Sinclair Pass as a Travel Route
The first description we have of Sinclair Pass comes from George Simpson’s 1841 journey in which he describes the canyon as a, “narrow ravine… literally darkened by almost perpendicular walls of a thousand or fifteen hundred feet in height… the rays of the sun could barely find their way to the depths of this dreary vale so as to render the darkness visible… we were glad to emerge from this horrid gorge, which depressed our spirits even more than it overawed our feelings.”38
Despite this gloomy description of the route as a “horrid gorge”, the track over the pass became much more travelled and popular over time. There are decent records of the pass being used through the 1880s as part of a route that formed a reasonably direct line between the Windermere Valley and the Bow River at Canmore over White Mans Pass.39
The trail in the 1880s was, “rough, crooked, and in places very stony, following in some places the bottom of the valley, in others far up the steep slopes.”40 Nonetheless, it was adequate enough to be used by pack horses.41 It’s very unclear as to when this trail was formed or who made it, although the route was formed by First Nations.
In 1911, construction began on a road connecting Alberta with the Windermere Valley, known as the Banff-Windermere Highway (now Highway 93). This was the first motor road to be built across the Canadian Rocky Mountains to connect Alberta and British Columbia, and it was routed through Sinclair Pass. Construction was delayed by a lack of funds and the First World War, and it was formally opened on 30 June 1923.
Features of Note
A key feature of the route through the pass was, as related in Simpson’s account, what later became known as the Iron Gates, a “huge wall of the most brilliant red rock … far above the forest on either side, narrowing the ravine until it appears impossible for the trail to find its way between the columns of this stupendous gateway.”42
Just to the east of the Iron Gates were a set of pictographs on an under-hang of the canyon wall. Neither of the local First Nations groups, the Ktunaxa or the Shuswap, claim ownership of these pictographs, so their origin is somewhat of a mystery.43 The Encyclopaedia Britannica claims that they indicate human settlement about 11,000 to 12,000 years ago, although they do not cite the study leading to this claim.44 The pictographs were destroyed when the road was widened in 1965.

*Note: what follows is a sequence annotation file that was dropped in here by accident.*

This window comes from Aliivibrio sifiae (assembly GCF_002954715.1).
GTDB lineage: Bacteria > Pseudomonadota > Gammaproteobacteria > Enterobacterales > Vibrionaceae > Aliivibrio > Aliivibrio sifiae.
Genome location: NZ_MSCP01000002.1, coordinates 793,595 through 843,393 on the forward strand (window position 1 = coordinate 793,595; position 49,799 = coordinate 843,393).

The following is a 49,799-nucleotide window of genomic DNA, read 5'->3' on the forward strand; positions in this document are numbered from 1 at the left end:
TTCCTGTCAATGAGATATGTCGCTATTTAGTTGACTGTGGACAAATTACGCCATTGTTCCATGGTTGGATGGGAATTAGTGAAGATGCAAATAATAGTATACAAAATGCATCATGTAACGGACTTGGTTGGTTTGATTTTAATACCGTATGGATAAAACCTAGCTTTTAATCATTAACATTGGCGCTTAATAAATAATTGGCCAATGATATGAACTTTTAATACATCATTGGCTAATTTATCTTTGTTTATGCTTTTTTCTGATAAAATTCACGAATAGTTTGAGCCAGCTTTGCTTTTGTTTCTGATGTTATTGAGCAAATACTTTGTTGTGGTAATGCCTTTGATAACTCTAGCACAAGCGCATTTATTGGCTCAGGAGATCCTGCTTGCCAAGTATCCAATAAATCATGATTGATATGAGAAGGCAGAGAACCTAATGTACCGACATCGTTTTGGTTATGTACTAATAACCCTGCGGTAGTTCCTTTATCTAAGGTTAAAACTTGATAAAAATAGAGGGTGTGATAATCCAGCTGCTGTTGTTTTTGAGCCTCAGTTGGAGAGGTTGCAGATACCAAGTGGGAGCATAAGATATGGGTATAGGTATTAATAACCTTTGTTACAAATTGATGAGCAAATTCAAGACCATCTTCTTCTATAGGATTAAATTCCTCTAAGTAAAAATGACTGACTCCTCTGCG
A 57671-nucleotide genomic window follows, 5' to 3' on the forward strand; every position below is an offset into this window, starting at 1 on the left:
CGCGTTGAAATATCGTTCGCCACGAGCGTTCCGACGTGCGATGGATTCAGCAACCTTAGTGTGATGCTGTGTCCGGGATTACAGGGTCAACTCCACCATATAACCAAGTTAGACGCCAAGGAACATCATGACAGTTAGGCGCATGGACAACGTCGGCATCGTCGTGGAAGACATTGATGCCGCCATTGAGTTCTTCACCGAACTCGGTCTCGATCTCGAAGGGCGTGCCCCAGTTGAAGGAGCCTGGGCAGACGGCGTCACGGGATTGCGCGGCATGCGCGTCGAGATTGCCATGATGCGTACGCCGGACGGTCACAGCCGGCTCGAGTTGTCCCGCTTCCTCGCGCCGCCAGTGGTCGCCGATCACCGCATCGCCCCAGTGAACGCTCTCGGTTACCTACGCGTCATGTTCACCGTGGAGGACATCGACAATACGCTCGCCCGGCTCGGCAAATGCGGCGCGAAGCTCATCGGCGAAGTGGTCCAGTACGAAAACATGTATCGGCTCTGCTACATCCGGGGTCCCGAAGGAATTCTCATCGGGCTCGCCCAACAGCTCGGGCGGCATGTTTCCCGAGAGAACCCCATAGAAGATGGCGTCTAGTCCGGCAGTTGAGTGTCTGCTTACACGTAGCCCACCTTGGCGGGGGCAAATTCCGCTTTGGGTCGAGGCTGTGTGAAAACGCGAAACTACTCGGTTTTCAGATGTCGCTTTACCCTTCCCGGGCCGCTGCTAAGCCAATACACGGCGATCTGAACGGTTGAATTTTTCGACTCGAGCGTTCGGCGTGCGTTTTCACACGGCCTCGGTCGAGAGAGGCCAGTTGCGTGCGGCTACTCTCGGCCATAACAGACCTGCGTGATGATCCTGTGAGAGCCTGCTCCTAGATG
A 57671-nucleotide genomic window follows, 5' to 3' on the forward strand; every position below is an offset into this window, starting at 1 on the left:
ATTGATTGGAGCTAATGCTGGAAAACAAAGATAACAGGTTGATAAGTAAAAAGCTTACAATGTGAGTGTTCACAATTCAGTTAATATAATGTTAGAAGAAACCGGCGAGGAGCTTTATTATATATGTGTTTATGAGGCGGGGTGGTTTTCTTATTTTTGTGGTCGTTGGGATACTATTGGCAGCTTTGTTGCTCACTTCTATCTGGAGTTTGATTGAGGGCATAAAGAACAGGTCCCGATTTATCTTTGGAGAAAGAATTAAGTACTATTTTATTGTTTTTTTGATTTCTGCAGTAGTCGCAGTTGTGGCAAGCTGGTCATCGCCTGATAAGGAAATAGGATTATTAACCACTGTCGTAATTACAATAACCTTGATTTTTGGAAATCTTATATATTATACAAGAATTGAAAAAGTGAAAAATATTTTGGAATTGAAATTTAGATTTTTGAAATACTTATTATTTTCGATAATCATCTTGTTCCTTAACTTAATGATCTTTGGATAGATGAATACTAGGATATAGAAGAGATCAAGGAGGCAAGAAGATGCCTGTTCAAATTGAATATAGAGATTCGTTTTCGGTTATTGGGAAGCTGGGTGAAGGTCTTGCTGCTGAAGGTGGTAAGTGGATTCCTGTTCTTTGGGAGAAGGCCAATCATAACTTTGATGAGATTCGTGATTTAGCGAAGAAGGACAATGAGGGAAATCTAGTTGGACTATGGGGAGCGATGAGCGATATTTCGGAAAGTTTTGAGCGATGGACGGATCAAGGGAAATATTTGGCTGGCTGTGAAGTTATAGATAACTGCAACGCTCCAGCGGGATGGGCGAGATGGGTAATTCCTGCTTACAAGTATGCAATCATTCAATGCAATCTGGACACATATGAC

The other feature of note is the small lake at the top of the pass. In 1887 this (then unnamed lake) was described as being,
Later given the name Summit Lake, by 1920 this was changed to Olive Lake.46
The other iconic feature of Sinclair Pass is Sinclair Canyon itself. Note that early descriptions of “Sinclair Canyon” refer to the entire stretch of road going up past the Iron Gates. Today’s definition is much more specific.
Early photographs of Sinclair Canyon are hard to find, largely as the trail over Sinclair Pass did not go through the canyon itself until after road construction began in 1911. Before then, the route went up and over the canyon rim.
Given the original state of the canyon, it is little surprise that it was not initially used for travel. A surveyor for the original road, Oswald McGuinnes, later recalled that at the time of the survey, “Sinclair Canyon was then just a pin point of light in the sky. The canyon walls rose about 70 feet [21 metres]. There was a 12 foot [3.5 metre] space at the top of the walls and the floor of the canyon was just wide enough to let the stream go tumbling by. They blasted a 12 foot width between the walls so it may surprise you to know that Sinclair Canyon is practically man made.”47
Even after a road was put through Sinclair Canyon, however, that road initially remained narrow. The canyon was still very much a canyon, with the road snaking tentatively alongside the walls and giving half the width of the canyon floor over to Sinclair Creek. Motorists were hard pressed to ignore this creek as a major feature of the geography.
Contrast this to the road today, which has completely overtaken the canyon as its dominant feature. Unless motorists are paying attention, it is very easy to forget the presence of Sinclair Creek at all. So, too, have the canyon walls continued to be scaled back to control rock fall and excavated further to allow more space for traffic. Just this year, significant work has been undertaken to widen the canyon further as Highway 93 through Kootenay National Park is prepared as an detour route for the Trans Canada Highway, in order for road construction to be done through Kicking Horse Pass. The “pin point of light” has been transformed into a major traffic artery.
Of course there is one other major feature of note in Sinclair Canyon, and that is the hot springs located near to the Iron Gates. This hot springs was widely known until the 1920s as Sinclair Hot Springs. As this post has already stemmed on for ages, however, we’re going to leave a more thorough description of the hot springs (with plenty more photos) to a pair of posts on Radium Hot Springs, starting next week.